Interviewees called upon to talk about Beaton’s talent and personality include Twiggy, a slightly catty Truman Capote (who says fondly, “(Cecil) can be the rudest person I’ve ever known – he gathers enemies the way other people gather roses”), Diana Vreeland (then editor of Vogue), David Hockney, Jean Shrimpton, Penelope Tree and Mick Jagger (who contributes nothing worth repeating). There are some examples of his celebrated fashion photography as well as some of his stunning wartime shots, but surprisingly for a film made by a photographer about a photographer, there is precious little insight into his work and what made it so distinctive and so admired in the context of the rest of the fashion scene. Like the Warhol documentary, its superficiality is partly a product of the environment in which its subject lives and works (the fashion industry isn’t renowned for its depth), yet as a character-study the result is, if anything, even more exasperating.
The final film about Italian film director Luchino Visconti (responsible for films such as Death In Venice, The Damned and The Leopard) is in many ways the most satisfying. Unfortunately it is also the shortest. Shot in Bavaria whilst Visconti was on location making Ludwig, Bailey interviews Helmut Berger, Romy Schneider and a refreshingly straightforward and matter-of-fact Visconti. Bailey confesses elsewhere that it was the most difficult segment to shoot, in part because Berger was reluctant to co-operate (the interviews with him are like pulling teeth), but also because Visconti was not well at the time.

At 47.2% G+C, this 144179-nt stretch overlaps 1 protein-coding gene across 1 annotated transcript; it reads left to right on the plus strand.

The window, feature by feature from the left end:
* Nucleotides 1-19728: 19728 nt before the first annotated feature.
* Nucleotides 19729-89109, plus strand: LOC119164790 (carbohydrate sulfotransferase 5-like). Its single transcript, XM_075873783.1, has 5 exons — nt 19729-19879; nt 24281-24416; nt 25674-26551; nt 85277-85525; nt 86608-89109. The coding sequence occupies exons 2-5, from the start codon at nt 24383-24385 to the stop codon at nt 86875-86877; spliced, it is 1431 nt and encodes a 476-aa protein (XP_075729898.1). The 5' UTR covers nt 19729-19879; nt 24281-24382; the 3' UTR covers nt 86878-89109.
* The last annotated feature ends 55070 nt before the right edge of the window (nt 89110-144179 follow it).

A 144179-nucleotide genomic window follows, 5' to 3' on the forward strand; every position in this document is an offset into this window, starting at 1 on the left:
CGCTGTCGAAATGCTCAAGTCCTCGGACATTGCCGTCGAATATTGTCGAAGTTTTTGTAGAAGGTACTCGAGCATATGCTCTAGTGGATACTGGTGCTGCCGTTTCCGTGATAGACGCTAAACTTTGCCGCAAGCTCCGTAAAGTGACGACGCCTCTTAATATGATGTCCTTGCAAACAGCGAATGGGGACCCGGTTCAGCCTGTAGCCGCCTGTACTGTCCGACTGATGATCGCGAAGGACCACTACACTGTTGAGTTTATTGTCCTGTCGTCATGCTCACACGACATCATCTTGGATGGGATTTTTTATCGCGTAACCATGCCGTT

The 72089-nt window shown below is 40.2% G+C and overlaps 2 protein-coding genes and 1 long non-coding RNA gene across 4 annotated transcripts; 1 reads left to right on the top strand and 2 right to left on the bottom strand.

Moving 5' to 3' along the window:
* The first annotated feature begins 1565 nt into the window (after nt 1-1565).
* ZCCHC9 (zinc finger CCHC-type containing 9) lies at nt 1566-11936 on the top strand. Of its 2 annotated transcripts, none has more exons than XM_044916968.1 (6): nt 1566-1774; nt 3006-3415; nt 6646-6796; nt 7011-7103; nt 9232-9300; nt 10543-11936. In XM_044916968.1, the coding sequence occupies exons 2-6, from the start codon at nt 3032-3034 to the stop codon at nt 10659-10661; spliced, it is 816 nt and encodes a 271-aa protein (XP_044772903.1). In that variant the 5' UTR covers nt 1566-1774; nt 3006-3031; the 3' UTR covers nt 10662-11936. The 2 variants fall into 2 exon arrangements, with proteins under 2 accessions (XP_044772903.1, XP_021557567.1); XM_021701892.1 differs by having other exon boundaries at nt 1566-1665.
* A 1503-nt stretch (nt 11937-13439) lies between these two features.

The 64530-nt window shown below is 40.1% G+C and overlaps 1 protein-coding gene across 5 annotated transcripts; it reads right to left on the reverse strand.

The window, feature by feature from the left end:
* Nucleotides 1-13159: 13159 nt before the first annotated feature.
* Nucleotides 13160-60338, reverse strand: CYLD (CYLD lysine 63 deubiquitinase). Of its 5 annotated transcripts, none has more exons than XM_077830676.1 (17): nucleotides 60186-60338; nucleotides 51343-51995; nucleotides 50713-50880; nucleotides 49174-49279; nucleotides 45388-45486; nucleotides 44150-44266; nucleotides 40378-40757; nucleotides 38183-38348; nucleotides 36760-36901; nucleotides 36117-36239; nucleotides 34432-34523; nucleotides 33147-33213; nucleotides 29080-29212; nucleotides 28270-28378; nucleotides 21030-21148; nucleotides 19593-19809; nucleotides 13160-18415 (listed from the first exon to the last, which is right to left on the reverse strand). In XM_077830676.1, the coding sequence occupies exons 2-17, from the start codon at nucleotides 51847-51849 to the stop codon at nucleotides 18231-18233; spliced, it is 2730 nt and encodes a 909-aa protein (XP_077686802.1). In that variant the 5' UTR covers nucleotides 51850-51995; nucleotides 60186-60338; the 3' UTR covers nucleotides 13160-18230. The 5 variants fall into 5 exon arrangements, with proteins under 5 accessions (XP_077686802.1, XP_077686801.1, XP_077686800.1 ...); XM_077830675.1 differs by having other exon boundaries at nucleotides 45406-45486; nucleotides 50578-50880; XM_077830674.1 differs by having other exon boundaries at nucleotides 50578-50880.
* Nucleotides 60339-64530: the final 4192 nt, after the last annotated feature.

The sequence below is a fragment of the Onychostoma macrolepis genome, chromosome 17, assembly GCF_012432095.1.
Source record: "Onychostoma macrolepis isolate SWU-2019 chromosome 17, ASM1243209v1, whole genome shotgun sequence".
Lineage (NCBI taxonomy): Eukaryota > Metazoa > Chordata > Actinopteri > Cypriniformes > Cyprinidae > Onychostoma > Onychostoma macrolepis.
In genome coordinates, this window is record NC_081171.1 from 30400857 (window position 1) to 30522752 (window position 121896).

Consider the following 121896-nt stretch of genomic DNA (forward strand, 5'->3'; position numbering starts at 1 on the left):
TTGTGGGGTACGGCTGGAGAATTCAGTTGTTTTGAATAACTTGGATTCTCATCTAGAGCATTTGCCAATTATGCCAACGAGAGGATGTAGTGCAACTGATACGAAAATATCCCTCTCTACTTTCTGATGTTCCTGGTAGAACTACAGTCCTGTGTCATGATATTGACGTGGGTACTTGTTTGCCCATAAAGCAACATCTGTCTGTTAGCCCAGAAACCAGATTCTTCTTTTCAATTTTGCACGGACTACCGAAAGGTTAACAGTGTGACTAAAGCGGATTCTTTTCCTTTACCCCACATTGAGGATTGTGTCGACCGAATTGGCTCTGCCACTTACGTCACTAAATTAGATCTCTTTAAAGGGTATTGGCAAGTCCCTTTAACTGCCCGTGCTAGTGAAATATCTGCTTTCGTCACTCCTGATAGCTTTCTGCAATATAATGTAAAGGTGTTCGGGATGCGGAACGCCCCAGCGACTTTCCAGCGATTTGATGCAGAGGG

Nevertheless, the questions Bailey asks concerning Visconti’s influence upon Italian neo-realist cinema and the prevalence of homosexuality in his work are interesting and answered without obfuscation. Apart from the chaotic interview with Schneider, the film also approaches its subject for the most part without resorting to the camp stylistic tricks of the previous two. However, due to his ill-health, the interviews with Visconti aren’t nearly as comprehensive as they should be and give only a vague idea of the savage beauty and artistic worth of Visconti’s films.
Taken by themselves and on their own terms, Bailey’s three films are muddled and incoherent. At times, it feels as though Bailey has squandered the privileged access he enjoyed by not thinking properly about either structure or format. As a triptych they don’t hang together because the three subjects are such completely different artists and personalities (Bailey jokes in his own interview contained on the disc that the only thing the three of them had in common was their homosexuality). Yet, viewed in 2006, they all work as a strangely compelling time capsule. On these terms, the loose semi-improvisational structure, the sense of disorganisation and even the misconceived experimentation become part of what make the films strangely charming as artefacts. In the end, they tell us more about the era and Bailey’s approach to his art than they do about his ostensible subjects.Reviewed on: 15 May 2006
If you like this, try:Factory Girl